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Might as Well Face It

I was talking to a friend recently about graduate school. He asked if I knew so-n-so. I said, “I’ll have to go home an look them up in my facebook.” Oh! Mental head slap! Yes, I’d forgotten that’s what we used to call the annual printed book of students, faculty and staff in the school: facebook.

I find it hilarious. The new social media facebook has so completely and permanently replaced the previous meaning in my mind, that I’d forgotten where it started. And status. Well, yes, of course. The old facebook printed little grey-tone photos of everyone and told you what year they were and where they went to college, and the name of their spouse. You could update your status exactly once a year. Huh.

Now we’ve gone all Hogwarts and our pictures change endlessly, multiple times daily. I don’t know of a profile that waves yet, but just give it a little more time. Someone will have a Youtube video for their profile picture. They will greet you when you click on their picture. Somebody likely already does.

I’m not against technology. At all. I got scores of birthday greetings on facebook recently and it buoyed me up through an otherwise demanding day of work. But part of the reason those messages  had that effect is that I do know and interact with the people in those profiles and I know their real and actual faces and the unmediated sound of their voices and just how tall they are standing next to me, the way they smile sideways or lift eyebrows or tuck their hair behind their ears just so. I remember the way they spiked a volley ball or made that really brilliant comment in class, or held their firstborn. I read an email and I hear the voice inflection, the laugh, the slight nasal twang of the writer.

Even video chatting which seems so close to the real thing doesn’t let me feel a hug, or see the subtle off-screen gesture or hear the hushed smartalek retort.

Human beings are irreducible to technology. So I don’t have anything against technology, unless it is replacing real face-to-face relationships. And in some cases it seems to be.

Yep that’s where I’m going with this.

This week I read a stunning Chronicle of Higher Education article about the ethics of technology “Programed for Love.” Of course I read it on my computer screen. Here are a few of my favorites quotes from the article that features the findings of MIT ethnographer, Sherry Turkle. Her new book is Alone Together: Why We Expect More From Technology and Less From Each Other.

In Turkle’s view, many of us are already a little too cozy with our machines—the smartphones and laptops we turn to for distraction and comfort so often that we can forget how to sit quietly with our own thoughts.
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Turkle’s argument is that the “always on” culture of constant checking of e-mail messages and Facebook updates has appeared so quickly that we haven’t yet developed ways to balance our networked and physical lives. “Because we grew up with the Net, we assume that the Net is grown-up,” she writes, in what she says is her favorite line from the book.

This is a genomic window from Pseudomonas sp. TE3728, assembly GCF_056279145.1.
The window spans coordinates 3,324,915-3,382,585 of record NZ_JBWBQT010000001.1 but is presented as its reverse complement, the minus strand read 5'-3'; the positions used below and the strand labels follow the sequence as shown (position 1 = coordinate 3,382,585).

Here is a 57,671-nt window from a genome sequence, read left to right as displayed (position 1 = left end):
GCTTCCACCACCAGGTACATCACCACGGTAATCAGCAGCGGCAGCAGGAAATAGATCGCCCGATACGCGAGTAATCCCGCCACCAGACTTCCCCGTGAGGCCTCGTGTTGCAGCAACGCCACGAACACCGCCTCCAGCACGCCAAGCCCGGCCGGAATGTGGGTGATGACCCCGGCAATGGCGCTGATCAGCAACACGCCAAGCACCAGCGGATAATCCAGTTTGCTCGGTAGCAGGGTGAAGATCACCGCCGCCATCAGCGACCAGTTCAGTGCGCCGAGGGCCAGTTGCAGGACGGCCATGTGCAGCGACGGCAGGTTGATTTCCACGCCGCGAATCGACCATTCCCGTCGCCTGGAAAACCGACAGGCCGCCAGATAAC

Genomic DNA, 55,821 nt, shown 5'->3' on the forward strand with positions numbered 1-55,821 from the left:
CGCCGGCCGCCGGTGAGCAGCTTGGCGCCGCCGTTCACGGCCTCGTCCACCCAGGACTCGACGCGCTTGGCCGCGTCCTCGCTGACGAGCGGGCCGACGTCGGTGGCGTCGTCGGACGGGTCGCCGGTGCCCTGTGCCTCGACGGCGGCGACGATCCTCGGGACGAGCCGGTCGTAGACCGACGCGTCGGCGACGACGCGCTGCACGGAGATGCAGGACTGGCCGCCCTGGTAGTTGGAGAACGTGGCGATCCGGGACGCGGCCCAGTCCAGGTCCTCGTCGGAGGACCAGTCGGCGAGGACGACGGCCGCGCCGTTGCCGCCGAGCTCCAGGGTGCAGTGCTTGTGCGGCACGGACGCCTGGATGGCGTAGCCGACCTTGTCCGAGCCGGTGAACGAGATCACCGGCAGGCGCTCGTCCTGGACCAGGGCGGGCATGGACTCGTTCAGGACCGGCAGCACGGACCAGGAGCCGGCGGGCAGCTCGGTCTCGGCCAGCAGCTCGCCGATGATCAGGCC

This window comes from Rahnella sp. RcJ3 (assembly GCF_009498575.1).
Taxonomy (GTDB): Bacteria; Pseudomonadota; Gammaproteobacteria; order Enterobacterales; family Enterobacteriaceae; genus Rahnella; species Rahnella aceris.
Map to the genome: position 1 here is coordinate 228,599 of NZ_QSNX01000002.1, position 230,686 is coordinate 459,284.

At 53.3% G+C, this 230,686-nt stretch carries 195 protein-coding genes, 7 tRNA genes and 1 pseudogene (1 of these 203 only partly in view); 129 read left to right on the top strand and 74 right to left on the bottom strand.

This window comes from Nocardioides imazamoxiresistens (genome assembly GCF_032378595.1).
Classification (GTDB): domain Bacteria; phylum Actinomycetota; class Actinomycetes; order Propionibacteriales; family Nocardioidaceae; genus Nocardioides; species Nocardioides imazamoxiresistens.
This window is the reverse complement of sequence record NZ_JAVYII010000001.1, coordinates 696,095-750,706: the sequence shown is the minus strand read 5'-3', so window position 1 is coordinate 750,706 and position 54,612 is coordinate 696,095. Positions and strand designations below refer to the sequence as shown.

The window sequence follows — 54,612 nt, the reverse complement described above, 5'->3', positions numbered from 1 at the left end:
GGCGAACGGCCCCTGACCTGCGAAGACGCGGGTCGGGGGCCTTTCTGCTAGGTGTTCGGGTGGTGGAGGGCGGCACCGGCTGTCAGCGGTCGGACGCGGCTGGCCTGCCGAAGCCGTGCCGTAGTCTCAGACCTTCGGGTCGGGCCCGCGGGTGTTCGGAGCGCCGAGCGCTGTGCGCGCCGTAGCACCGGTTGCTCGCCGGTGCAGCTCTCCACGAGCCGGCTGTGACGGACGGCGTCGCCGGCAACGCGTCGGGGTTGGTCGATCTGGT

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We’ve reached a moment, she says, when we should make “corrections”—to develop social norms to help offset the feeling that we must check for messages even when that means ignoring the people around us.

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She constructs her case with story after story from her field research: Interviews with teenagers complaining about growing up “tethered” by cellphones and endlessly required to phone home; lawyers lamenting that their clients now want quick answers by BlackBerry rather than longer, more nuanced advice; college students so carefully constructing their Facebook profiles that one worried he might forget what was real and what was posturing.

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Other previous technologies also promised greater connection and simultaneously threatened personal and social identity. Everything from scrolls and smoke signals to cars and telephones have given us tremendous gains in both freedom and connection. And they have also caused previously unimagined struggles and loss. Still whatever else technology does to date, it does not overcome the most basic human longings for the face and whole person of the other, the beloved.

This week’s psalm captures it in the lines of longing for God. It is in some way like the longing we feel for each other. For there between us is the sacred present.

Psalm 27:1, 4-9

27:7 Hear, O Lord, when I cry aloud, be gracious to me and answer me!

27:8 “Come,” my heart says, “seek God’s face!” Your face, Lord, do I seek.

27:9 Do not hide your face from me. Do not turn your servant away in anger, you who have been my help. Do not cast me off, do not forsake me, O God of my salvation!

Indeed our very salvation is tied up with the real and unmediated others, with the otherness of God. Might as well face it. We need each other. Technology can both facilitate and obstruct that need. The lines between technology and humanity not always clear. Technology can even become the outlet for infatuation and addiction. But technology can’t replace the beloved.

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